Bishop Brian Seage of Mississippi has decided that clergy in the diocese may perform marriages for same-sex couples without advance permission.
With this letter and effective immediately, I give permission to the congregations and clergy of the Diocese of Mississippi, canonically resident or licensed to serve here, to use the liturgies included in Liturgical Resources I: I Will Bless You and You Will Be A Blessing, Revised and Expanded 2015. With The Book of Common Prayer (1979), these liturgies permit marriage in church for all couples legally entitled to marry, and are to be used according to the instructions and “rubrics” that accompany them, and for the purposes for which they are intended.
This significant modification of our former Diocesan policy means that parishes and missions are no longer required to engage in a process of discernment and study, culminating with formal vestry action and submission to me of a petition requesting approval to perform same-sex weddings. Since the sacrament of marriage occurs within a community of faith, and is an outward and visible sign of the care and support extended to a couple, I strongly encourage parishes and missions to engage in such discernment and study if that has not already been completed. The resource page is intended to assist parishes and missions that may want to have conversations on this very important matter.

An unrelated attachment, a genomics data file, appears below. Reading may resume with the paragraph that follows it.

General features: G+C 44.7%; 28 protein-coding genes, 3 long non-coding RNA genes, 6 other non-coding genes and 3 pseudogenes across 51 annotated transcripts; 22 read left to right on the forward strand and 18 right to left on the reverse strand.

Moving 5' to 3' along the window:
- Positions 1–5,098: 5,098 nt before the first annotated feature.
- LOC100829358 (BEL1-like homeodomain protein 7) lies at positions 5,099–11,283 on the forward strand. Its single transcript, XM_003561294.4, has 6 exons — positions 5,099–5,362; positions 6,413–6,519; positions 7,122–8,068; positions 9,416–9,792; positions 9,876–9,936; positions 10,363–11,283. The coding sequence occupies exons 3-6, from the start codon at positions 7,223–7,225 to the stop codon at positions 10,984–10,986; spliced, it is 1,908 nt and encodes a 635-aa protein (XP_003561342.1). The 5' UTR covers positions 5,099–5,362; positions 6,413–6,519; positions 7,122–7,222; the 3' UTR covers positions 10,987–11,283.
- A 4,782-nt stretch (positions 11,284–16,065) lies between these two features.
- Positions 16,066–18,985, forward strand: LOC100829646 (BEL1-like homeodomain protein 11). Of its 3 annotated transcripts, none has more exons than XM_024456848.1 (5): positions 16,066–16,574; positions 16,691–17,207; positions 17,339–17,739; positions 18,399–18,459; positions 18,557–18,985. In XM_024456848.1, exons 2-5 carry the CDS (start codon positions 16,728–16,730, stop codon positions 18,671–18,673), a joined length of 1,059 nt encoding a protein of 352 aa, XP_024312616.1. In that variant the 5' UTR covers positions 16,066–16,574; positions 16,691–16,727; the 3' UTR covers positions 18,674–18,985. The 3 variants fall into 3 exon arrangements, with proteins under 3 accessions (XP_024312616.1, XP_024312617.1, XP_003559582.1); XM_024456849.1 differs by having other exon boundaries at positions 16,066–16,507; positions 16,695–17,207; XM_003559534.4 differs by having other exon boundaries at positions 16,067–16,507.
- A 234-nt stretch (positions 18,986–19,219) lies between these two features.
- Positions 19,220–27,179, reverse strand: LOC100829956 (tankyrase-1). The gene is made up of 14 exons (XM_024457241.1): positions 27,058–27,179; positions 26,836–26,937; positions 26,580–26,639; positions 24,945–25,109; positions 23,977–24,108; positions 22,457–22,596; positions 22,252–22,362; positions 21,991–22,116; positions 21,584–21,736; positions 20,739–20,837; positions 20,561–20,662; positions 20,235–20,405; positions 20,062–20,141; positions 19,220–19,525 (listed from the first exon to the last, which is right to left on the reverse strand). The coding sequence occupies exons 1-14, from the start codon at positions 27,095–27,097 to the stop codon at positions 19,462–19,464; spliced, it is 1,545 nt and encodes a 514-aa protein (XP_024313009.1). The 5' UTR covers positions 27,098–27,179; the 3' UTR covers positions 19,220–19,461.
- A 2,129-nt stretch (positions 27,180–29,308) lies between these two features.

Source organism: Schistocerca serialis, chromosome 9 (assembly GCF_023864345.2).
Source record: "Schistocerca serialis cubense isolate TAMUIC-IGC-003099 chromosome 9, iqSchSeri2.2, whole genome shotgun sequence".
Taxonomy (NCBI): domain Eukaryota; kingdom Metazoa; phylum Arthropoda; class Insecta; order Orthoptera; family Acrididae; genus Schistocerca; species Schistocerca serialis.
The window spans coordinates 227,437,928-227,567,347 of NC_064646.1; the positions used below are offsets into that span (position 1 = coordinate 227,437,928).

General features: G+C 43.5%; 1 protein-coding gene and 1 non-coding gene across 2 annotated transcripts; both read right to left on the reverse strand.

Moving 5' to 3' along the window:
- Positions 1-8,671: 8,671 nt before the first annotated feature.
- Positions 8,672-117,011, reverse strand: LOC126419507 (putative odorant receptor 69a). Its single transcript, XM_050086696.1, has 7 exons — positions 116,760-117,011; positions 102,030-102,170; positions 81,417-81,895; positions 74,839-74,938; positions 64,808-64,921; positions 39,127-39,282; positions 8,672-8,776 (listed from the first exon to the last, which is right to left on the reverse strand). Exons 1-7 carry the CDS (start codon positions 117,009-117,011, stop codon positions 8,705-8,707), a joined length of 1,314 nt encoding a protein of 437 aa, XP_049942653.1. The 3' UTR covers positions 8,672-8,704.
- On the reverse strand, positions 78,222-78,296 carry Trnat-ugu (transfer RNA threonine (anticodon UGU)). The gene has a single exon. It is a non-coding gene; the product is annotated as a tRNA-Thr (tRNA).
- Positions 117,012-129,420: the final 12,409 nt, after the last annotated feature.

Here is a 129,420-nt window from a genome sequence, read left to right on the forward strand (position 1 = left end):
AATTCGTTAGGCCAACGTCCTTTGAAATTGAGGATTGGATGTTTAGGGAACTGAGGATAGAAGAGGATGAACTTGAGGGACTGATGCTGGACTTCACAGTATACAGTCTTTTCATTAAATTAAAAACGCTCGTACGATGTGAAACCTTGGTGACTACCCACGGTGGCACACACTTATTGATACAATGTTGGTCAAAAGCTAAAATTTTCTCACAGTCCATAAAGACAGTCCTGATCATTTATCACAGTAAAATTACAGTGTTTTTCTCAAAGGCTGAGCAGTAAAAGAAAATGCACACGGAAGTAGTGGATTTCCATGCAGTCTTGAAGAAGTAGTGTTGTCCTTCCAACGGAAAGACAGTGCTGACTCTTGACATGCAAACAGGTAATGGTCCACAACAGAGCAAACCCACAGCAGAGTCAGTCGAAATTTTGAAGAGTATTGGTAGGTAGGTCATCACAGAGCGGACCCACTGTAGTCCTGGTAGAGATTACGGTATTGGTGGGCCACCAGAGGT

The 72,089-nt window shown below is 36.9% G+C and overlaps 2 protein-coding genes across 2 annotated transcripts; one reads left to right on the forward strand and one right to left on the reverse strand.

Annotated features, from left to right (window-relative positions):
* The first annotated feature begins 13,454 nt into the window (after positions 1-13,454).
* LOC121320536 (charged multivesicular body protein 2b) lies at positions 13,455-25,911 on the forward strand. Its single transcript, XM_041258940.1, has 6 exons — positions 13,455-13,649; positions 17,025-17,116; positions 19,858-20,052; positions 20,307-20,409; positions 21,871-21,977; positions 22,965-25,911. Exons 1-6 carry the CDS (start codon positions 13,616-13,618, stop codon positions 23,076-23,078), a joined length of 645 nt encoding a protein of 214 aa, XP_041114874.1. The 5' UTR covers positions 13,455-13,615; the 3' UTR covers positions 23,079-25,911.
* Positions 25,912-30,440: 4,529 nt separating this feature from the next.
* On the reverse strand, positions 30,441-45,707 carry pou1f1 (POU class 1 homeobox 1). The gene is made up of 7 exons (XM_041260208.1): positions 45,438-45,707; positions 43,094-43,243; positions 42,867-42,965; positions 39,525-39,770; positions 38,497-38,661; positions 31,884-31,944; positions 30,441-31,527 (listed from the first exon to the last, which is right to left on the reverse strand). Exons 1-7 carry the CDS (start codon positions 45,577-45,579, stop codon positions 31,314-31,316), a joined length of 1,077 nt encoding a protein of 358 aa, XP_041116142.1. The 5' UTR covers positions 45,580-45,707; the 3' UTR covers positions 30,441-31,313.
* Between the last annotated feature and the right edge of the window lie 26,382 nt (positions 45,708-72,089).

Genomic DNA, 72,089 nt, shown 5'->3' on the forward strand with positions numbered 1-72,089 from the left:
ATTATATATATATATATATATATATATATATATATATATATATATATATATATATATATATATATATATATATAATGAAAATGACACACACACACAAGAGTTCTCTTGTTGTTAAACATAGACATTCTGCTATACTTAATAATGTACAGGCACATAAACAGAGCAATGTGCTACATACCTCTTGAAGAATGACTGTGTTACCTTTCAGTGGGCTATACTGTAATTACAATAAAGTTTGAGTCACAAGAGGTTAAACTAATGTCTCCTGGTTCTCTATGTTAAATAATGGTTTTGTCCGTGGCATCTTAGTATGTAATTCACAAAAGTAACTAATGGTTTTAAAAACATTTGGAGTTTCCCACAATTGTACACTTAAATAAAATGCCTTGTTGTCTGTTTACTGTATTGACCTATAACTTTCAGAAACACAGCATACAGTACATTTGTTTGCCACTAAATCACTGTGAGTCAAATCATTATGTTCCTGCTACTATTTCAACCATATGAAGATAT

Church members from parishes across the state had asked Bishop Brian Seage for resources to foster discussions about same-sex marriage at a January Diocesan Council meeting in Biloxi, Seage said in the letter.
Seage promised resources would be available by Easter, though he missed his own deadline by nearly three months.
But rather than just give literature, Seage also recommended action — the liturgies he offered to Mississippi’s congregations in his letter “permit marriage in church for all couples legally entitled to marry,” Seage said.
Prior to the release of the bishop’s letter, parishes were required to submit to Seage a petition requesting approval to perform same-sex weddings.
Now, priests — if they so choose — are able to marry LGBT members who wish to have a church wedding.
The Rt. Rev. Brian Seage…says clergy members still have “the discretion to marry, or not marry, any specific couple for any reason.”
He says he respects priests who are unable to perform same-sex weddings because of their own conscience or because they believe it would cause irreparable harm to their congregation’s unity. However, Seage asks them to tell him about any same-sex couple who wants to marry so arrangements can be made for another Episcopal congregation to offer the services.
Episcopal bishops in other places had already made similar announcements.